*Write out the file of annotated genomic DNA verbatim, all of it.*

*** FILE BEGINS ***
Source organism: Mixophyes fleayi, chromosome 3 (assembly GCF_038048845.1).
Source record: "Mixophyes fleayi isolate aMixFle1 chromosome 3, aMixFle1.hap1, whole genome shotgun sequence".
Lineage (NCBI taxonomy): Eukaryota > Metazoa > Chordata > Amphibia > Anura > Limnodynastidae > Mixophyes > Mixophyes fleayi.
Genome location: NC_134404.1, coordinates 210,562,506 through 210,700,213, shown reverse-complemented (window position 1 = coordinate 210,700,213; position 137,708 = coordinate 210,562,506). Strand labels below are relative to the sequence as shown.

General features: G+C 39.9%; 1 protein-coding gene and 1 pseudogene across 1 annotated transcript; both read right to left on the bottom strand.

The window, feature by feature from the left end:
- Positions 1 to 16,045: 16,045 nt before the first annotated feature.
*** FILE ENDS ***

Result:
Source organism: Mixophyes fleayi, chromosome 3 (assembly GCF_038048845.1).
Source record: "Mixophyes fleayi isolate aMixFle1 chromosome 3, aMixFle1.hap1, whole genome shotgun sequence".
Lineage (NCBI taxonomy): Eukaryota > Metazoa > Chordata > Amphibia > Anura > Limnodynastidae > Mixophyes > Mixophyes fleayi.
Genome location: NC_134404.1, coordinates 210,562,506 through 210,700,213, shown reverse-complemented (window position 1 = coordinate 210,700,213; position 137,708 = coordinate 210,562,506). Strand labels below are relative to the sequence as shown.

General features: G+C 39.9%; 1 protein-coding gene and 1 pseudogene across 1 annotated transcript; both read right to left on the bottom strand.

The window, feature by feature from the left end:
- Positions 1 to 16,045: 16,045 nt before the first annotated feature.